Having solar panels installed may help you save money in a number of ways, but net energy metering (NEM) is the most significant. Every extra kilowatt-hour (kWh) of power generated by your solar panels is used to pay back the energy you need from the grid on cloudy days.
Since 1995, NEM has been mandated in California and applied to all customers of the state’s three main utilities. Now in its second iteration, NEM 2.0, it has been around for a while. Changes suggested as the CPUC nears the completion of constructing NEM 3.0 might significantly lessen the financial advantages customers can gain.
Up-to-date information on Net Metering 3.0
Judge Kelly Himes of the CPUC’s Administrative Law Division informed the parties to the Net Metering 3.0 hearing in early February 2022 that a judgment would be postponed “until further notice” because two newly-appointed commissioners required more time to study and digest the material. A fresh order from Judge Himes reopening the record and inviting the parties to answer questions was presented on May 9th, ending the hiatus.
In the past, on December 13th, 2021, the Commission submitted its final conclusion. Provisions in this proposal will shorten the time period as well as reduce compensation for solar energy sent to the grid.
The May judgment doesn’t alter the planned decision itself, but it does raise some doubts regarding potential amendments the Commissioners are contemplating. The deadline for respondents and parties to the proceeding to submit opening remarks in answer to those questions is June 10th, and the deadline for reply comments is June 24th.
Analyzing the proposed resolution
The CPUC received 18 proposals from interested parties during the NEM 3.0 procedure. These parties included the solar sector, utility businesses, natural resources organizations, and ratepayer advocates. There was a broad range of suggestions since different interest groups wanted different things.
The CPUC’s final proposed decision (PD) incorporates ideas from all of the submissions, although it’s quite similar to the utility companies’ original request.
NEM 2.0 will have a grandfathering term of 20 years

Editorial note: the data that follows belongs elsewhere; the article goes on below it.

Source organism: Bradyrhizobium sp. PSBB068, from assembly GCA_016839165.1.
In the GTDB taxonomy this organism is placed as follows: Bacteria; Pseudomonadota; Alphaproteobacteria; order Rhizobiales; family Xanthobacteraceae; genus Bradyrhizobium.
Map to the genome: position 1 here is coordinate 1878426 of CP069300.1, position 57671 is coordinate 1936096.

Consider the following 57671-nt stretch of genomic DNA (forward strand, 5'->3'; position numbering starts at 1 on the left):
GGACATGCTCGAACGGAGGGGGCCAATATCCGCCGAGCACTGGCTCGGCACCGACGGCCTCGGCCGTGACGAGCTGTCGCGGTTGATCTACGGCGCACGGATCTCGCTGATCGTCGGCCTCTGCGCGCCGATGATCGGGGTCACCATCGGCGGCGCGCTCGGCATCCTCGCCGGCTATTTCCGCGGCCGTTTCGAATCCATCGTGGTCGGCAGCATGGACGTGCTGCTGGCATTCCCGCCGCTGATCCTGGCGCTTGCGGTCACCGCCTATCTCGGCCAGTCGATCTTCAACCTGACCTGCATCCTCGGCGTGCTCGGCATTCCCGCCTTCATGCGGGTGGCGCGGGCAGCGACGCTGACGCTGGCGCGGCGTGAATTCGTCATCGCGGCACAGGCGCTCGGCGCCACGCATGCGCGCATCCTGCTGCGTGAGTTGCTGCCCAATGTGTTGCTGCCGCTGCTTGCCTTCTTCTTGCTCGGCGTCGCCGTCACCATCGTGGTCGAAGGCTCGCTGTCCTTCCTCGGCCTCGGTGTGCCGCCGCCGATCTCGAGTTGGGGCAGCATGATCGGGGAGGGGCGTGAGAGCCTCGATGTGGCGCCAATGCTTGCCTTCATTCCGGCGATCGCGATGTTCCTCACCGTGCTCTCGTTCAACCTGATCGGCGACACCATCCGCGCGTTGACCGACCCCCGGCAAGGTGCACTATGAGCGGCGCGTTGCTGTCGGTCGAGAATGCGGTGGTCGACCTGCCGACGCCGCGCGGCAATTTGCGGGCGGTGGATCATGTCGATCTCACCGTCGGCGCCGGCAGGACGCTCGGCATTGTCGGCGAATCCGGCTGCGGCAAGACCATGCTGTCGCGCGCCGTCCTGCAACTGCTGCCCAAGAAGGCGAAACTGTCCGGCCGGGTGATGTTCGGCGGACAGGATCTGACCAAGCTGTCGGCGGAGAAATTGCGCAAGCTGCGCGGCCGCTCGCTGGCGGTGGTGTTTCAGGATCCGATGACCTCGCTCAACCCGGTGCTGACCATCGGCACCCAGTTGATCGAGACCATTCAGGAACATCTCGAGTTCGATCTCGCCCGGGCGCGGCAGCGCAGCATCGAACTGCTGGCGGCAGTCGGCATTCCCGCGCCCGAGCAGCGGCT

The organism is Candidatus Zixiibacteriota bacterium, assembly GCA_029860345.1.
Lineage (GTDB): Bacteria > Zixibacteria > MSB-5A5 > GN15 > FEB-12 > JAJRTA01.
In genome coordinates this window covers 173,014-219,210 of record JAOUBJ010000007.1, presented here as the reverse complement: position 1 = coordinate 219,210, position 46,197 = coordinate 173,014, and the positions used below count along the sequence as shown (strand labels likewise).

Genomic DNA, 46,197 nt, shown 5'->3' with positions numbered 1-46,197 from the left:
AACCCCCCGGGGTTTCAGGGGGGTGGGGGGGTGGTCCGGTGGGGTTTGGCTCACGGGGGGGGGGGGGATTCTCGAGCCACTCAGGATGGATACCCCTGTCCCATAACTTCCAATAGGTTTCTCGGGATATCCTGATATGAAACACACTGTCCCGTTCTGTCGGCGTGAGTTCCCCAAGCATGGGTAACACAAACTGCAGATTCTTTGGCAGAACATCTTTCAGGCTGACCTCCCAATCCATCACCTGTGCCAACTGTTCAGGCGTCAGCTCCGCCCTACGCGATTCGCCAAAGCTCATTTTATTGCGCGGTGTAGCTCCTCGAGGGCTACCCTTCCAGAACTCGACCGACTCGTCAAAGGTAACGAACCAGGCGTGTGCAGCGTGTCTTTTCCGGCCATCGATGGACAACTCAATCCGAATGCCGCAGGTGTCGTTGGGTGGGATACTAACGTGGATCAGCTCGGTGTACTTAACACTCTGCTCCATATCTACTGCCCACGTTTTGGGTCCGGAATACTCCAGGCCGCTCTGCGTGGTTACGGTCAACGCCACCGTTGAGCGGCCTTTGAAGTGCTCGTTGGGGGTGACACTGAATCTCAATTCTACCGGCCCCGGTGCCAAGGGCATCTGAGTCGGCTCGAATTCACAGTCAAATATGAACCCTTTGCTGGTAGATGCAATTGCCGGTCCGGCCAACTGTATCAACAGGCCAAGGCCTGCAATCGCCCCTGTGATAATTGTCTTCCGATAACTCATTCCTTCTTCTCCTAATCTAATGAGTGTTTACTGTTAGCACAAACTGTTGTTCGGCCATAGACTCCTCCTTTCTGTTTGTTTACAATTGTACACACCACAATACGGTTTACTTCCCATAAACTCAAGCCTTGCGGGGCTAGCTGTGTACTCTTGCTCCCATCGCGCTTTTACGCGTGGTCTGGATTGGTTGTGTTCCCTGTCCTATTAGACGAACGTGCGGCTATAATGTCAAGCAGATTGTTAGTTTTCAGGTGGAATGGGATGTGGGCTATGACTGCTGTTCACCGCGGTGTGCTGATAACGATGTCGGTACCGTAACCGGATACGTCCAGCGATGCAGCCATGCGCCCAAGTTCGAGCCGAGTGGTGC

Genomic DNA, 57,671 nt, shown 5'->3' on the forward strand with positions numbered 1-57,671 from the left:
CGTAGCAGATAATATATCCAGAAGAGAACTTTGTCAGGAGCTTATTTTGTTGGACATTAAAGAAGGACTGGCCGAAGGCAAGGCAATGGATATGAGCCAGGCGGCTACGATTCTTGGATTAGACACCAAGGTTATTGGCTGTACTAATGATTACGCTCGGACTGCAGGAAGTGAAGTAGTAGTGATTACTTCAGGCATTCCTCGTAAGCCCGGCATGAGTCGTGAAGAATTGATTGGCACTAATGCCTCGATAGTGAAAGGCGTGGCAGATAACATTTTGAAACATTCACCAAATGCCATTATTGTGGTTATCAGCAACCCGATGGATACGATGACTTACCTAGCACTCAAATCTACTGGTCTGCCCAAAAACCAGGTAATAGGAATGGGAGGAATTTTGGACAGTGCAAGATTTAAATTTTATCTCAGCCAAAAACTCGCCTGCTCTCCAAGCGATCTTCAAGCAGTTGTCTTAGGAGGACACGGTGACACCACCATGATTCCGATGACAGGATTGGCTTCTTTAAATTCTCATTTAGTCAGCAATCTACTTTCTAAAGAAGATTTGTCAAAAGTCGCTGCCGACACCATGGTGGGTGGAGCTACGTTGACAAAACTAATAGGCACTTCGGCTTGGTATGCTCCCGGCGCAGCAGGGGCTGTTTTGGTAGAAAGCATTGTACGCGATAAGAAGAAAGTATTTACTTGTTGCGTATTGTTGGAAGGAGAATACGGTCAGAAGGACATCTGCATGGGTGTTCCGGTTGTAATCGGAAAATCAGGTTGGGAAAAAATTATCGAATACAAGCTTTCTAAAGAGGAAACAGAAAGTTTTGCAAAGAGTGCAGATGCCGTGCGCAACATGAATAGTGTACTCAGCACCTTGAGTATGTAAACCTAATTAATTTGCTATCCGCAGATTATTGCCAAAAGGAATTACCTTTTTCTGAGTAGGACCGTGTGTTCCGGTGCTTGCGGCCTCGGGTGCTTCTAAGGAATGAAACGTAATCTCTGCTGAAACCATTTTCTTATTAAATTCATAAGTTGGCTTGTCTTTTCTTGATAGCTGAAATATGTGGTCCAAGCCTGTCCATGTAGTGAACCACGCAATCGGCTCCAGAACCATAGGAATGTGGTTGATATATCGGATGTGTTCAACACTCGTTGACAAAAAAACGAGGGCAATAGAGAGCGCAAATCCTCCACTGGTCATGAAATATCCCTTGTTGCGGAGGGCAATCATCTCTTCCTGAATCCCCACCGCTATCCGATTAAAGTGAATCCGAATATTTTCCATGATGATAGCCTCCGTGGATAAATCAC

The 20-year grandfathering term for NEM 2.0 was also preserved in the NEM 3.0 California proposal. To be eligible for the significantly more advantageous NEM 2.0, solar clients must complete their interconnection documentation before NEM 3.0 enters into force (likely April 14, 2023)
On the question of when will NEM 3.0 go into effect, it was sometimes suggested that the 20-year grandfathering term for NEM 2.0 should be shortened to 10 years. So it’s excellent news for anyone who have invested in solar panels that the grandfathering term will continue at 20 years. Customers who want to be grandfathered into NEM 2.0 must act quickly, since solar projects normally take between three and five months to complete.
So, what happens next?
Not yet, however it seems likely that NEM 3.0 will be greenlit in the near future. As of August 1st, the CPUC is still debating this matter and has not made a judgement. Before the end of September, a new preliminary ruling is likely.
When this happens, consumers will have 120 days from the NEM 3.0 implementation date to execute “interconnection agreements,” so there is some hope. These will ensure that they continue to function in accordance with NEM 2.0 guidelines for a minimum of 15 years.
Furthermore, solar is still a very strong investment in California, even after NEM 3.0 was implemented. Although future benefit realization schedules may look different, there are ways to lessen the impact of these shifts (like installing battery storage). Customers should know all there is to know before the installation begins.